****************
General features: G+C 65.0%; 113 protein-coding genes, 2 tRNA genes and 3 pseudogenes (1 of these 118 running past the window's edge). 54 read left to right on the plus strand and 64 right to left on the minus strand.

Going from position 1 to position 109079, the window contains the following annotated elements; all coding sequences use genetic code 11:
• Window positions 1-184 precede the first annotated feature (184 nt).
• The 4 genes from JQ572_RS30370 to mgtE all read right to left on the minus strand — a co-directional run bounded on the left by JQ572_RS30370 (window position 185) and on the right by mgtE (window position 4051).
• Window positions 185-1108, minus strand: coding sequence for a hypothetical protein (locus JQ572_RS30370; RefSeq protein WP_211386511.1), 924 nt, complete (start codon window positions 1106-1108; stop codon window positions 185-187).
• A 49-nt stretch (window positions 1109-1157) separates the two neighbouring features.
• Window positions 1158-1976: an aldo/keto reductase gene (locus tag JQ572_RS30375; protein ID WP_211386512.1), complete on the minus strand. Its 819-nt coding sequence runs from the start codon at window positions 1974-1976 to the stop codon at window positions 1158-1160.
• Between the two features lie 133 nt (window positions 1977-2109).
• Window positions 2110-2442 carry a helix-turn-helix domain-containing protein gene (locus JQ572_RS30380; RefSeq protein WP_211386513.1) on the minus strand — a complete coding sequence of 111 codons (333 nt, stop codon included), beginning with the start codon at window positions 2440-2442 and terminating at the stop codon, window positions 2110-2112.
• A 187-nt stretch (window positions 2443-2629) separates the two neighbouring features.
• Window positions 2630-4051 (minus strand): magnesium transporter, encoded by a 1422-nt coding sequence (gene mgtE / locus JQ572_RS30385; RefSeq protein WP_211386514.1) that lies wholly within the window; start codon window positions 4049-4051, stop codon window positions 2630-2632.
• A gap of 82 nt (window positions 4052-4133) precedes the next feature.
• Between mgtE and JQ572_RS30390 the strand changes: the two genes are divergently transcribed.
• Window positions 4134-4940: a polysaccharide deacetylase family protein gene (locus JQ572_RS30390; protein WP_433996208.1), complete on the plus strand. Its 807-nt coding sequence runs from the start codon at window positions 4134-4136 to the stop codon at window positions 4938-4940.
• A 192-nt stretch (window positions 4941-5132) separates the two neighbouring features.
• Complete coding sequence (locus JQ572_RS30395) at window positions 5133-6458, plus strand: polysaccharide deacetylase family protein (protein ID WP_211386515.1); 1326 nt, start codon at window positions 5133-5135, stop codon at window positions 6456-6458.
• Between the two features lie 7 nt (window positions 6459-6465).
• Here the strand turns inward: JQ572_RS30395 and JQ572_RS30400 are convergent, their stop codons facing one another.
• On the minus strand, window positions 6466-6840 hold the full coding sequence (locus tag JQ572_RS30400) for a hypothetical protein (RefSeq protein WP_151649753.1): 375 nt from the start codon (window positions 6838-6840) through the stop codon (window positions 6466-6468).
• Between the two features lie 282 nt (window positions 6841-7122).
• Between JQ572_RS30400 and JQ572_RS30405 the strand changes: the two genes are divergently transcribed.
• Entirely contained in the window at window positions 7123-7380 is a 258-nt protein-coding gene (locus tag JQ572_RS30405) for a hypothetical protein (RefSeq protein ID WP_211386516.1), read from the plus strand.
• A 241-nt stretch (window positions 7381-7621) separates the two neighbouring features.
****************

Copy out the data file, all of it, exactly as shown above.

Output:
General features: G+C 65.0%; 113 protein-coding genes, 2 tRNA genes and 3 pseudogenes (1 of these 118 running past the window's edge). 54 read left to right on the plus strand and 64 right to left on the minus strand.

Going from position 1 to position 109079, the window contains the following annotated elements; all coding sequences use genetic code 11:
• Window positions 1-184 precede the first annotated feature (184 nt).
• The 4 genes from JQ572_RS30370 to mgtE all read right to left on the minus strand — a co-directional run bounded on the left by JQ572_RS30370 (window position 185) and on the right by mgtE (window position 4051).
• Window positions 185-1108, minus strand: coding sequence for a hypothetical protein (locus JQ572_RS30370; RefSeq protein WP_211386511.1), 924 nt, complete (start codon window positions 1106-1108; stop codon window positions 185-187).
• A 49-nt stretch (window positions 1109-1157) separates the two neighbouring features.
• Window positions 1158-1976: an aldo/keto reductase gene (locus tag JQ572_RS30375; protein ID WP_211386512.1), complete on the minus strand. Its 819-nt coding sequence runs from the start codon at window positions 1974-1976 to the stop codon at window positions 1158-1160.
• Between the two features lie 133 nt (window positions 1977-2109).
• Window positions 2110-2442 carry a helix-turn-helix domain-containing protein gene (locus JQ572_RS30380; RefSeq protein WP_211386513.1) on the minus strand — a complete coding sequence of 111 codons (333 nt, stop codon included), beginning with the start codon at window positions 2440-2442 and terminating at the stop codon, window positions 2110-2112.
• A 187-nt stretch (window positions 2443-2629) separates the two neighbouring features.
• Window positions 2630-4051 (minus strand): magnesium transporter, encoded by a 1422-nt coding sequence (gene mgtE / locus JQ572_RS30385; RefSeq protein WP_211386514.1) that lies wholly within the window; start codon window positions 4049-4051, stop codon window positions 2630-2632.
• A gap of 82 nt (window positions 4052-4133) precedes the next feature.
• Between mgtE and JQ572_RS30390 the strand changes: the two genes are divergently transcribed.
• Window positions 4134-4940: a polysaccharide deacetylase family protein gene (locus JQ572_RS30390; protein WP_433996208.1), complete on the plus strand. Its 807-nt coding sequence runs from the start codon at window positions 4134-4136 to the stop codon at window positions 4938-4940.
• A 192-nt stretch (window positions 4941-5132) separates the two neighbouring features.
• Complete coding sequence (locus JQ572_RS30395) at window positions 5133-6458, plus strand: polysaccharide deacetylase family protein (protein ID WP_211386515.1); 1326 nt, start codon at window positions 5133-5135, stop codon at window positions 6456-6458.
• Between the two features lie 7 nt (window positions 6459-6465).
• Here the strand turns inward: JQ572_RS30395 and JQ572_RS30400 are convergent, their stop codons facing one another.
• On the minus strand, window positions 6466-6840 hold the full coding sequence (locus tag JQ572_RS30400) for a hypothetical protein (RefSeq protein WP_151649753.1): 375 nt from the start codon (window positions 6838-6840) through the stop codon (window positions 6466-6468).
• Between the two features lie 282 nt (window positions 6841-7122).
• Between JQ572_RS30400 and JQ572_RS30405 the strand changes: the two genes are divergently transcribed.
• Entirely contained in the window at window positions 7123-7380 is a 258-nt protein-coding gene (locus tag JQ572_RS30405) for a hypothetical protein (RefSeq protein ID WP_211386516.1), read from the plus strand.
• A 241-nt stretch (window positions 7381-7621) separates the two neighbouring features.